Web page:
1. Clara White Mission 613 West Ashley Street

Because it was unsafe for King to spend multiple nights in a single location, organizers typically moved him from one accommodation to another on a regular basis. Operated by Eartha Mary Magdalene White, a national civil rights activist and leader in her own right, LaVilla’s Clara White Mission was one of the sites in Jacksonville that King once visited.

Once performing on Broadway as a lyric soprano under the direction of John Rosamond Johnson, White also worked with the Republican Party to form the Colored Citizens Protective League in Jacksonville, protested job discrimination with Asa Philip Randolph, established an orphanage for African-American children, a nursery for children of working mothers, a tuberculosis rest home, home for unwed mothers and a nursing home for the elderly. In 1971, she was appointed to the President’s National Center for Voluntary Action. After her death, the Clara White Mission converted her third floor residence into a museum. Probably one of the most overlooked significant sites in Downtown Jacksonville, the museum is free and includes room and furniture Dr. Martin Luther King, Jr. once used.

2. Mount Ararat Baptist Church 2503 Myrtle Avenue North

On March 19, 1961, at Myrtle Avenue’s Mt. Ararat Missionary Baptist Church, Dr. Martin Luther King, Jr. delivered his “This is a Great Time to Be Alive” sermon at an event sponsored by the Duval County Citizens Benefit Corporation and the Interdenominational Ministerial Alliance. The message centered around the promotion of nonviolent resistance. At the time, Jacksonville had become a racial powder keg as the African-American community had began to stand up to local segregationist. Earlier in the day, he preached at Atlanta’s Ebenezer Baptist Church’s seventy-fourth anniversary. On March 20, he was back in Atlanta to attend the opening session of a seminar series presented by the Atlanta Meeting of the Religious Society of Friends.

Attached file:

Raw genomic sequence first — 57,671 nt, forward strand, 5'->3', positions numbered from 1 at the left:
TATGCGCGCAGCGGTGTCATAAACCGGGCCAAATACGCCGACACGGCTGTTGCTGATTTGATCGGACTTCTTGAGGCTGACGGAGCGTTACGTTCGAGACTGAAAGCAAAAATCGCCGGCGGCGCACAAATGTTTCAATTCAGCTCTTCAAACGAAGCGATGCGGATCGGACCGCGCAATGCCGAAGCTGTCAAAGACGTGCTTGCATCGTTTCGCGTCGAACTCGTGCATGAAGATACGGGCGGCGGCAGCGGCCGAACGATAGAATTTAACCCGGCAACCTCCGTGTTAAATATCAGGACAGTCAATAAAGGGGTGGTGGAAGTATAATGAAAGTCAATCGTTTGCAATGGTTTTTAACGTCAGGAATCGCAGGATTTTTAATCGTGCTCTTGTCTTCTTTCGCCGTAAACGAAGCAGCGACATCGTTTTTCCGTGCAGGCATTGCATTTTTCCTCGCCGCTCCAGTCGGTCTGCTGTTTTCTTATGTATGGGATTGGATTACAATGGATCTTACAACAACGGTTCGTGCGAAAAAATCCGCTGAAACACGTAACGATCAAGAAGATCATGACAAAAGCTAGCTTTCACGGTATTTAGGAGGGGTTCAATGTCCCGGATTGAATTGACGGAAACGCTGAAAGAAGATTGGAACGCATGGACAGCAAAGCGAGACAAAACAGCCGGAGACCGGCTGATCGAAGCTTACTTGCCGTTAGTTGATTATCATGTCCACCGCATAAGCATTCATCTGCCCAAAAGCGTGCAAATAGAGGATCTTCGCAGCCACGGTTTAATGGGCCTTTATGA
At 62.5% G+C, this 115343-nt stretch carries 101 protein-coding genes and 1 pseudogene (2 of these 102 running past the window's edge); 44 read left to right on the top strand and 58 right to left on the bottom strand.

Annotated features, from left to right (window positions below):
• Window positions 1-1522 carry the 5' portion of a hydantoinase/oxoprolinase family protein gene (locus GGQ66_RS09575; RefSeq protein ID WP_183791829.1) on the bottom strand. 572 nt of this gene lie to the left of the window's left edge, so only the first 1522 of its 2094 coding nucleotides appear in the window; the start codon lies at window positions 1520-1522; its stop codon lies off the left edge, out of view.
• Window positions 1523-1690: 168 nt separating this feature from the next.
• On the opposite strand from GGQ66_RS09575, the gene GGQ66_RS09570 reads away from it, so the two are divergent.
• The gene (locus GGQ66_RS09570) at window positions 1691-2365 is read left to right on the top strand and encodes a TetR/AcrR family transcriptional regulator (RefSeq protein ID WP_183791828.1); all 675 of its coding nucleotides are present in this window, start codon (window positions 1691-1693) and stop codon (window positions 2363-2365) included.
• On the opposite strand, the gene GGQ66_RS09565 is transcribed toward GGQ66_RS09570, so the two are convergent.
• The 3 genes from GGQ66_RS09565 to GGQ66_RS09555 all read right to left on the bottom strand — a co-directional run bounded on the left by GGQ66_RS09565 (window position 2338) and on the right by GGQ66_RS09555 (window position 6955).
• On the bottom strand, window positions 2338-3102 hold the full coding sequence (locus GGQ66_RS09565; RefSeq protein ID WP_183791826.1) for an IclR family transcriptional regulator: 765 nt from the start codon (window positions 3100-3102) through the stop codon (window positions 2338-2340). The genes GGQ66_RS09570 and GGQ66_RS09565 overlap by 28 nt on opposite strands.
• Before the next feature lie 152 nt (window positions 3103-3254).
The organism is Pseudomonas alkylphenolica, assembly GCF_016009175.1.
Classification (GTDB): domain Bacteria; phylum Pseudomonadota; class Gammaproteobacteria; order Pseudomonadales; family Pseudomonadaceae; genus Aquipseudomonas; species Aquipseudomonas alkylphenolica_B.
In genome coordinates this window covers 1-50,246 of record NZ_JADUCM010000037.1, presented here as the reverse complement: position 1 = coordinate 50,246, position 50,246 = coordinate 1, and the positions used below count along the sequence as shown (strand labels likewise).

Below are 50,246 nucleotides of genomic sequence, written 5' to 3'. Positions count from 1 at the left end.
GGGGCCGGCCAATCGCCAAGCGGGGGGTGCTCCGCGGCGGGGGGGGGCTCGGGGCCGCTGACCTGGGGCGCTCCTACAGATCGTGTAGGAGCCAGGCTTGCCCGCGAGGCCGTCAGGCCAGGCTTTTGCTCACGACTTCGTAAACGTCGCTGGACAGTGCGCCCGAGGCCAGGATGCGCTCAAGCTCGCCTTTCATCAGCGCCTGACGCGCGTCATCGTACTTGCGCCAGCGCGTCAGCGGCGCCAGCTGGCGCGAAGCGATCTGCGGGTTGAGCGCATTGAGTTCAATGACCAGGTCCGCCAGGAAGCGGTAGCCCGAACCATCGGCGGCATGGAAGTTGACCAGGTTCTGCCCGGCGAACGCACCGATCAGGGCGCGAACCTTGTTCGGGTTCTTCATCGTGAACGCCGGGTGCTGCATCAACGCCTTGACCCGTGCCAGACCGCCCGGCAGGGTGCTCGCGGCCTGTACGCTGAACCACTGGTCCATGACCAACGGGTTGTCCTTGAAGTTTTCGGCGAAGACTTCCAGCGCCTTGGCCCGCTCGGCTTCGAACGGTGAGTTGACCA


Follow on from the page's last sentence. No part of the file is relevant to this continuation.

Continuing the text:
3. Isadore Singleton Residence 1353 West 33rd Street

Following his 1961 visit at Mt. Ararat Missionary Baptist Church, Dr. Martin Luther King, Jr. was escorted to Isadore Singleton’s residence in Moncrief to meet with local African-American civic leaders. A lasting impact of King’s visit was that it helped inspire African-American’s to continue their quest for local political offices. In following years, Singleton attempted but was unsuccessful in his bids for a seat on city council. However in 1967, Mary Eleanor Littlejohn Singleton (Singleton’s widow) and Sallye B. Mathis, became the first black women elected to the Jacksonville City Council.